The clawing of hunger at her stomach sharpens when the first whiff of breakfast reaches her. Food, not pellets—real food. She shifts on the mattress.

The door clicks shut. Felix arrives at the bedside with a tray of two dishes, laden and rich. Heat wafts against her chin. It smells of an old diner in her memory, the one down at the end of the street where she used to live. Her parents used to take her there when she was good.

Mum, Dad. Should she visit now, flag a cab downstairs, risk the ten-mile trip? Will her family shun her like the rest of the nation—will they think her a monster?

Felix turns. “You look dazed.” She shakes her head blankly and reaches for her plate. He shouldn’t have to listen to problems that shouldn’t matter by now.

She eats on the bed, as she often does, but he insists on dining at the steel-glass desk. “Did you sleep well?” asks her companion between mouthfuls.

“I think so.”

“We must take you to a hairdresser,” he says musingly, “have your hair dyed, perhaps obtain ‘contact lenses’, as they’re called…”

“I could change them myself,” she ventures. She could, but is it safe—or right? It…it must be right. Felix used his abilities to save her. And this will safeguard them both.

“Oh! I forgot you could.” He taps his chin. “Blue eyes. Blue eyes will suit you, I think.”

She blinks, and decides not to respond. “Okay…and, is that all? Is that all we will do today?”

Considering the question with a pursing of lips, Felix folds his arms. “To ease your reentry into the San Francisco of year 2060, I suppose I could take you to tour it—a strange arrangement, considering you are the citizen and I, the tourist!” He grins. “Fish out of water, us both. I imagine much has changed since you last saw it. Eleven years, was it?”

She nods. It must have. Both things, the city and she.

“This must be how butterflies feel,” she murmurs pensively at her scrambled eggs, “emerging from their cocoons.”

“Quite so,” Felix replies. “I imagine San Francisco will surprise you, too.”

Before the sun has crawled above the arachnoid antennae of the fortresses of shops, Felix takes Adelaide into the city beneath their window, the city in which they will be eternal fugitives; it won’t hurt, she thinks, to get to know it better.

With the help of street signs and some agreeable conversations with pedestrians, her companion locates the shop of Dania Mille, hairdresser extraordinaire—but she only dares to enter when he is guiding her with a hand upon her arm.

Adelaide wears her false face as the chemicals are massaged, foaming, into her locks and the hairdresser begins an inane conversation that remains largely one-sided. Even though her visage is absolutely unrecognisable, a little sharper and terribly strange, she’s afraid to give anyone a proper glimpse of her face.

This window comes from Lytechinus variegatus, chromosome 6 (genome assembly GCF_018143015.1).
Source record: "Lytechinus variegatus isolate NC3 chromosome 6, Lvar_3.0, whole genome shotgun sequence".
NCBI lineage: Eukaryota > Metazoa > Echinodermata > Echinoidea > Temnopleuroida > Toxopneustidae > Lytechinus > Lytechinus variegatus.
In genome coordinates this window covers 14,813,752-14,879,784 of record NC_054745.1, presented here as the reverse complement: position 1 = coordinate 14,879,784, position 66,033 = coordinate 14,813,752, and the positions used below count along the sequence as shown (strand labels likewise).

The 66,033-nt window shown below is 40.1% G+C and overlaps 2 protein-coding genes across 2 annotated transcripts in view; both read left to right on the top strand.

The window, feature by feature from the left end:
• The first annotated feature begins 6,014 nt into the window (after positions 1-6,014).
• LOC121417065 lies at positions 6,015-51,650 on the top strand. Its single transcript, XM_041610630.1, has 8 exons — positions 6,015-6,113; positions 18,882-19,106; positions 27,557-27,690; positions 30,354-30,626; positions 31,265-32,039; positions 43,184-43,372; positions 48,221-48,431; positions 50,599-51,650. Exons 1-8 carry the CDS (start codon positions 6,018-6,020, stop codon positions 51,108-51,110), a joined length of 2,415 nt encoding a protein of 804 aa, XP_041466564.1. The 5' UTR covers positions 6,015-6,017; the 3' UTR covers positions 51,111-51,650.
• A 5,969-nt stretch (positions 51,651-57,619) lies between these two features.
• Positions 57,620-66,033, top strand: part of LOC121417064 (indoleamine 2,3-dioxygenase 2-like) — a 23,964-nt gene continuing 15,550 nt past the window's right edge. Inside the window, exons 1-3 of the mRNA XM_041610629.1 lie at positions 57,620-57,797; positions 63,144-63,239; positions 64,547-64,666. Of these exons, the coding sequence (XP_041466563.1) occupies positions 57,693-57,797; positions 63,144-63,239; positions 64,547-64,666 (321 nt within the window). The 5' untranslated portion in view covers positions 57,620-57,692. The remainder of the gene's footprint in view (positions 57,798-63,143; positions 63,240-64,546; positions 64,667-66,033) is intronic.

Mishap avoids them today, though, and the new light brown shade settles nicely into her hair, just as the noon sinks calmly into the streets. Their fellow customers are none the wiser when the pair leaves the little shop’s air-conditioned comfort, Felix sixty dollars poorer.

“You needn’t have,” Adelaide murmurs when they are outside.

“Sixty dollars? That has not impacted my finances in the least.”

“You…did you bring money from your world?”

He shakes his head in the burning noon, the sun blazing upon his hair as they pause outside a cafe among empty tables, wafts of air-conditioning bringing some reprieve. “I did, however, bring a gold locket,” he replied. “Not one I fancied particularly; it was but a gift from an acquaintance who has since come to abhor me. The auctioneer seemed thorougly enthralled with the good state of the supposedly two hundred-year-old artifact.”

“Did it fetch you a lot?”

“One million, six hundred thousand dollars in your currency,” he says, quite fluently for such a remarkably hefty sum. “I do personally favour financial investment as an income source, though. I have, for example, shares in Faro Technologies—”

“But don’t you—need a computer to do that? All this investing business, I mean…”

He grins. “What else would I have done with a million dollars and a month’s boredom?”

“You’re terrifying.”

“Oh, acerbity at last!” he says. “It works charmingly on you.”

She wonders if she should take offence, because she feels none. She has studied the art of speech but she isn’t in the habit of manipulating her tone and diction to specific ends. “I mean it,” she replies. “You have earned a frightening amount for a month of idle living.”